Managing Small Projects.
The vast majority of projects that organisations try to deliver
are valued at less that £50,000. In a large project this would be
deliverd at a task level but the principals for delivering a
project task or small discreet project are the same. For may years
Vic Tuffenbhas been an advocate of the Small Prpject Management
philosophy and has introduced the concepts into a number of large
and small businesses.
The methodology takes the principles of the book and delivers
them in a handy Work Book which you can then customise to fit your
business or project.the key parts of the training are covered in
the following guidance notes for the work book.
Guidance Notes for the "Small
Project Work Book".
Context.The background to the project. Should
include a business reason for doing the work.
Objective.The purpose for carrying out the
project. This should be written in one sentence and should not
include the word "And".
Scope.A statement on what is included and
excluded from the project.
Constraints.A statement on external influences
that will restrict the scope of the project. The Key constraints
are Cost, Resources and Timescales.
Roles and Responsibilities.A list of those
people or resources that will be involved in delivery of the
project. It should state what they will do and should emphasise
what they are accountable for.
Main Products and Deliverables.A more detailed
description of what will be delivered. It should include statements
on both quality and quantity and should describe the success
External Dependencies.This is a list of any
actions that will have a bearing on the success of the project that
are not within the direct control of the Project Manager.
Underlying Assumptions.This is a list of
conditions that the project manager is expecting to be met in
order to ensure success of the project.
Tasks.A list of tasks that need to be done in the order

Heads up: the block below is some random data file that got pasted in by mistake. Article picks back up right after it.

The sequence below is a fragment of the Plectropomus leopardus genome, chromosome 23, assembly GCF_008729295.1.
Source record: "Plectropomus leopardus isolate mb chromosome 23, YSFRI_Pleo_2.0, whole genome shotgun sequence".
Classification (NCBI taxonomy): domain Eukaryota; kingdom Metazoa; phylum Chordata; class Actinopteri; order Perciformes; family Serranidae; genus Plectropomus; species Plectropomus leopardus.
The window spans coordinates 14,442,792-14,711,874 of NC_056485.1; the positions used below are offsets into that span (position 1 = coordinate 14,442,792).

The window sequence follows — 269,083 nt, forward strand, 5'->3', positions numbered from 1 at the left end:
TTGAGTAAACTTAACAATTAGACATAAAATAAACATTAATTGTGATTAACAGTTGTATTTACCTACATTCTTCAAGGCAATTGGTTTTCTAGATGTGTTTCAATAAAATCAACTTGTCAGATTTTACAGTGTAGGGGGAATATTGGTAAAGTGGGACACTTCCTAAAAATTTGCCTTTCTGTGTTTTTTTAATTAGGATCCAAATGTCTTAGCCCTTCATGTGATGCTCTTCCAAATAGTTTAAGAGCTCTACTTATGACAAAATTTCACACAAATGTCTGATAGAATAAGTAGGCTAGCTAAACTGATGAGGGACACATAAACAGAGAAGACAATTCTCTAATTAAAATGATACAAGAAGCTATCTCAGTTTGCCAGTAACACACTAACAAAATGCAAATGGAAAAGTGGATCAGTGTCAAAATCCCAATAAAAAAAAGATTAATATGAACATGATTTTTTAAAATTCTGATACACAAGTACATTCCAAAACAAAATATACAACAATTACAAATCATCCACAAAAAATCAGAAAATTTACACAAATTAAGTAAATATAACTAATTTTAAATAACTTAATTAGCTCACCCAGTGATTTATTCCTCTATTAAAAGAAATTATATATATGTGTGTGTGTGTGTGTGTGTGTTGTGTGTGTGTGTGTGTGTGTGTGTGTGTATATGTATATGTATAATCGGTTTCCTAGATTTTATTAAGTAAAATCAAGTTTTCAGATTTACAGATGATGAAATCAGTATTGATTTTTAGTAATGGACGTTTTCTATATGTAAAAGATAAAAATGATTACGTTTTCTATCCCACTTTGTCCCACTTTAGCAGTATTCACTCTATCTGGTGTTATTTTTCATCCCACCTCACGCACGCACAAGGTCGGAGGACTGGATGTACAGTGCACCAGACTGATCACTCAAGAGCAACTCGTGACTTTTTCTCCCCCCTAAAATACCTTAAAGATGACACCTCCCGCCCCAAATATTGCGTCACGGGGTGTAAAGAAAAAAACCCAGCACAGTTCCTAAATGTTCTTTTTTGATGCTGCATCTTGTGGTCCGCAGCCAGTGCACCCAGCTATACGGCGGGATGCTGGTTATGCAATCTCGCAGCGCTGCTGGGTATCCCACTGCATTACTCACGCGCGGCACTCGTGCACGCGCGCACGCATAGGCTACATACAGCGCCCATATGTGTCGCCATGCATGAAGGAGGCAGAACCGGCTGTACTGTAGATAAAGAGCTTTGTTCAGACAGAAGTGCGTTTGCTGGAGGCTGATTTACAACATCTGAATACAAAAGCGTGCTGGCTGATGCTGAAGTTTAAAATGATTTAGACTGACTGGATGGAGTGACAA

that they should be completed in order to successfully deliver the
project. As an option a plan could be drafted in MS project.
Points. The milestones or stage gates should be
planned and published prior to starting the project. The expected
outcome of each phase should be stated and the method used to test
the actual status. At this stage the stakeholders should be
given the opportunity to approve the project scope and
deliverables. In addition you can also decide whether any of the
additional documents are required.
Assessment. This is a means to assess the project
level risks. This is actions, situation or conditions that pose a
threat to the success of the project. Some obvious ones are
insufficient funds, insufficient resources, wrong skill set or
inadequate instructions. The preventative action is the plan you
put in place to ensure the risk does not become an issue. The
contingent action is the plan you put in place if the preventative
plan is ineffective or if it is not possible to prevent the issue.
The trigger actions are those conditions that you will monitor to
warn you that the risk condition is apparent.
Management. This is the tool we will use to track
changes to the project scope and deliverables. The change should be
described together with the implications for the change i.e. cost,
resources or timescales. A change should only be applied following
a consultation process and agreement with the stakeholders.
Quality target-Thequality targets for the
deliverables should be described here.
Approach to be used-Themethod by which those
quality objectives will be measured should be stated. These
should be clearly defined criteria i.e. Dimensions, quality of
finish or S.M.A.R.T.
Implementation Strategy-The manner used to
introduce the product or process into production.
Major Products to be reviewed-This is a report
used at the measurement stage to record the output. .
Stakeholder name-Any person who could have an
impact on the course of the project.
• High - Is in a position to change the scope of the project on
command or veto decisions.
• Medium - Is in a position to change the scope of the project
by agreement and can influence
• Low - Is in a position to change the scope of the project only
by third party intervention but
has no direct influence on decisions.
Attitude- Classify as:
• Champion - Fully supports the project. Will defend the project
• Supporter - Presents a positive attitude to the project but
maintains a watching brief.
• Critic - Is less supportive of the objective. May present a
Actions- An action plan should be drafted and
implemented for each stakeholder. The action plan could be "No
action required" for a Champion of the project who could have low
impact. If you had a critic of the project who had high impact
you should arrange regular meetings with them to brief them on
progress and ensure that they sign on to the process at each
(This will be a spread sheet to assist with the costing of the
project but it is not yet ready to add to the workbook.).
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